“India produced 17,000 new Chartered Accountants in the fiscal year 2016-17. 5,000 of them may have started their own accounting practice. If we assume each accounting practice hired twenty new people, there were one lakh new accounting firm jobs created.”
“India produces 80,000 new doctors, dentists and healthcare graduates every year. If we assume 60 percent of these started their own medical practice and employed five new people each, then the medical profession created two lakh forty thousand jobs.”
“India produces 80,000 new lawyers every year. If 60 percent of them started their own new legal practice and each employed two or three people, the legal profession created two lakh new jobs.”
These are all formal sector job estimation exercises which are relatively easy to work out. What about the informal sector? There are ways to estimate those too.
“There were 7.6 lakh new commercial vehicles sold in India last year. If we assume 25 percent of these were replacement vehicles and 75 percent new vehicles, and each new vehicle employs two people, then the transport sector created 11.4 lakh new informal jobs.”
“25.4 lakh passenger vehicles were sold last year. Let’s now assume 20 percent are for replacement of old vehicles and 80 percent new. If only 25 percent of these new vehicles employed one driver, this alone created five lakh new jobs for drivers.”
If you thought this is an extract from a conversation among freshly-minted MBAs in a university campus rehearsing for their job interviews with consulting firms, you would have been right, normally.
But we live in abnormal times. This is also the Prime Minister of India’s speech in Parliament to apparently showcase his government’s record of job creation for 1.2 billion Indians.
The Prime Minister’s evidence for a record number of jobs being created in the economy is some inane and convoluted analysis of numbers of lawyers, doctors, accountants, and cars produced in India every year to impute the number of jobs created.
Perhaps, the Prime Minister could have resorted to an even more basic premise to prove how jobs are in abundance in the nation.
A large number of people are born in India every year. Everyone, regardless of whether one is a doctor or a lawyer or an accountant, needs some basic services and goods. One such essential service is a haircut. Economists often hold that haircuts are among the most non-tradeable goods or services in any economy. That is, a haircut cannot be exported or imported away and must be produced and serviced locally in the country.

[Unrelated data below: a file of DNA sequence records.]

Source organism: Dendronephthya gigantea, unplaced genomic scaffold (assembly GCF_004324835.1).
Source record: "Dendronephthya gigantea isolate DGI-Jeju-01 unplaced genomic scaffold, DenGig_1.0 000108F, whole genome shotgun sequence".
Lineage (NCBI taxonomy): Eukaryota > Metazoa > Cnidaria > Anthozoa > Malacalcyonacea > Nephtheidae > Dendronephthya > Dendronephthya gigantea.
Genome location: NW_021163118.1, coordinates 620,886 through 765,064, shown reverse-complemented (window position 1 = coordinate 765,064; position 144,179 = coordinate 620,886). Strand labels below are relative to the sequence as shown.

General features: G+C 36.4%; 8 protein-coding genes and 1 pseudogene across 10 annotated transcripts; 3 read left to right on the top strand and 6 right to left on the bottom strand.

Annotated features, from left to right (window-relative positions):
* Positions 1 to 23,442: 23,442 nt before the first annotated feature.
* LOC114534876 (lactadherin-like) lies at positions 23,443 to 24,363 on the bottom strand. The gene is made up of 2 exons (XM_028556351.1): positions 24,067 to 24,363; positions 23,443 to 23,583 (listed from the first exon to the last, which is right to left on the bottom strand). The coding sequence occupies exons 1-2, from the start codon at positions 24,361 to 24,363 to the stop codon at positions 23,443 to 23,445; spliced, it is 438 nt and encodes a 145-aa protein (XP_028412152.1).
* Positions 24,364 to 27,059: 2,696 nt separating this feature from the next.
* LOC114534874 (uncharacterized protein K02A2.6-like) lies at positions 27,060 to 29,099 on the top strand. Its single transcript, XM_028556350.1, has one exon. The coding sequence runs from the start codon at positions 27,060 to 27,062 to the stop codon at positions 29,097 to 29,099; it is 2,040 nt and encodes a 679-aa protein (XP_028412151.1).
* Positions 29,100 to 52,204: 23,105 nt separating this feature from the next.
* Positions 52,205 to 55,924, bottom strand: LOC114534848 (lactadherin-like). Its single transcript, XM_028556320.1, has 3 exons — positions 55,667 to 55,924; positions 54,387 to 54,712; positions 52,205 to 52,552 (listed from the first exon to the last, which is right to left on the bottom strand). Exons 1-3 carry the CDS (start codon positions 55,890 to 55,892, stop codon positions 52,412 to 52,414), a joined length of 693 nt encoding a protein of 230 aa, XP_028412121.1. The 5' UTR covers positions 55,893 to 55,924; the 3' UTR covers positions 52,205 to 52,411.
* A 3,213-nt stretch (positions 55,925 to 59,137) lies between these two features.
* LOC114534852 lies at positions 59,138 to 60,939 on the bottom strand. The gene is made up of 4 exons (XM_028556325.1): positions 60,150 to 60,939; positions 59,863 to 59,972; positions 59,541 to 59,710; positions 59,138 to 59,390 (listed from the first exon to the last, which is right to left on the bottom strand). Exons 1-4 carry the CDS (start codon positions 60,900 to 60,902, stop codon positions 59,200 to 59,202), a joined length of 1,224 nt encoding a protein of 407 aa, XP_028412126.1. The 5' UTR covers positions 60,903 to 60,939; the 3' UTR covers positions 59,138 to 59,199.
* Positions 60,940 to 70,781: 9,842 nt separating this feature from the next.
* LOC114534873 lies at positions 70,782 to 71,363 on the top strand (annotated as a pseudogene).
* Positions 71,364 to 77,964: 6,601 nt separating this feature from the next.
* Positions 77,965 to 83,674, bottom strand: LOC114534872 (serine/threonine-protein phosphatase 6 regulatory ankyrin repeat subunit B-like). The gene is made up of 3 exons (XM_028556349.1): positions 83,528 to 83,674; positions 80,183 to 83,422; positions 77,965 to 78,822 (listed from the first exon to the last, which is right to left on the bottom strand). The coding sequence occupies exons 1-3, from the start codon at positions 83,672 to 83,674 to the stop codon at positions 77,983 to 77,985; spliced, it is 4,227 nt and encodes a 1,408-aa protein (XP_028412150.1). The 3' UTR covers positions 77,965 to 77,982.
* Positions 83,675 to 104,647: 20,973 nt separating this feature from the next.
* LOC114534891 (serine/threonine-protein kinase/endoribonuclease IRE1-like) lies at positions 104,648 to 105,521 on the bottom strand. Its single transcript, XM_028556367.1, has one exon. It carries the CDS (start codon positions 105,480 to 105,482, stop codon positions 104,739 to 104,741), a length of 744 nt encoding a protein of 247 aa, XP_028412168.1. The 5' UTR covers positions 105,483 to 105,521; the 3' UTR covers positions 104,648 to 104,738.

Let us assume a male child less than 10 years old will need a haircut once in two months, 10 to 30 year-old males will need a haircut monthly, 30 to 50 year-olds will need a haircut once in two months and others will need a haircut once a quarter. Let us also assume that a barber can cut one person’s hair in fifteen minutes. Using India’s demographic distribution and barber productivity, it can be inferred that India needs nearly 1.5 lakh new barbers every year.
If we, like the Prime Minister, assume these barbers employ two new people, then the haircut industry alone generates nearly five lakh new informal jobs every year.
A customer gets a haircut at a barber’s shop in Bangalore, India(Photographer: Dhiraj Singh/Bloomberg)
Such irrefutable haircut analysis can now be extrapolated to the larger economy to estimate the total number of jobs created and thus we can infer that India does not have a jobs scarcity but a jobs bounty.
If you find this line of reasoning laughable, you will not be alone.
That the Prime Minister of India, who was blessed with the extraordinarily good fortune of an absolute majority in Parliament, low oil prices, and a robust global economy, had to resort to inane, twisted and bizarre analytics to explain the state of jobs for the nation’s youth is in itself a vindication of how dire the jobs situation in the country is.
This is not how the leader of a $3 trillion global economic powerhouse should answer questions on jobs produced in the economy.
Most large economies adopt scientific survey methods, gather empirical and payroll data to estimate job creation in an economy. The Modi government inexplicably abandoned the Labour Ministry’s quarterly employment surveys that were instituted in 2009. These surveys were an important tool to estimate the state of jobs produced in the economy and surveyed sectors accounting for more than 80 percent of all employment in the country.
At the same time, the Modi government must be lauded for publishing payroll data from the Employees’ Provident Fund Organisation and making forays into formal sector job estimations. But in its enthusiasm to embrace any small semblance of positive news on job creation, the government released payroll data only from September 2017 and touted itself as an exemplary job creator, as the Prime Minister did during his speech in Parliament. The EPFO data released publicly is inadequate to make any inferences regarding new job creation. The time period is too short, the data is too noisy and must be first normalised for external shocks of demonetisation and the Goods and Services Tax.
It does not need a scientist to infer that lack of jobs for India’s youth is one of the biggest issues confronting the nation today. It is repeatedly borne out in various surveys. Jobs for hundreds of millions of India’s youth is a serious challenge. The answer to this challenge lies in acknowledging it first and being open-minded to discuss new policy solutions. Indulging in juvenile analytics to fool everyone into believing that there is no jobs problem cannot be the solution.
Published on 27 July, 2018 in Bloomberg Quint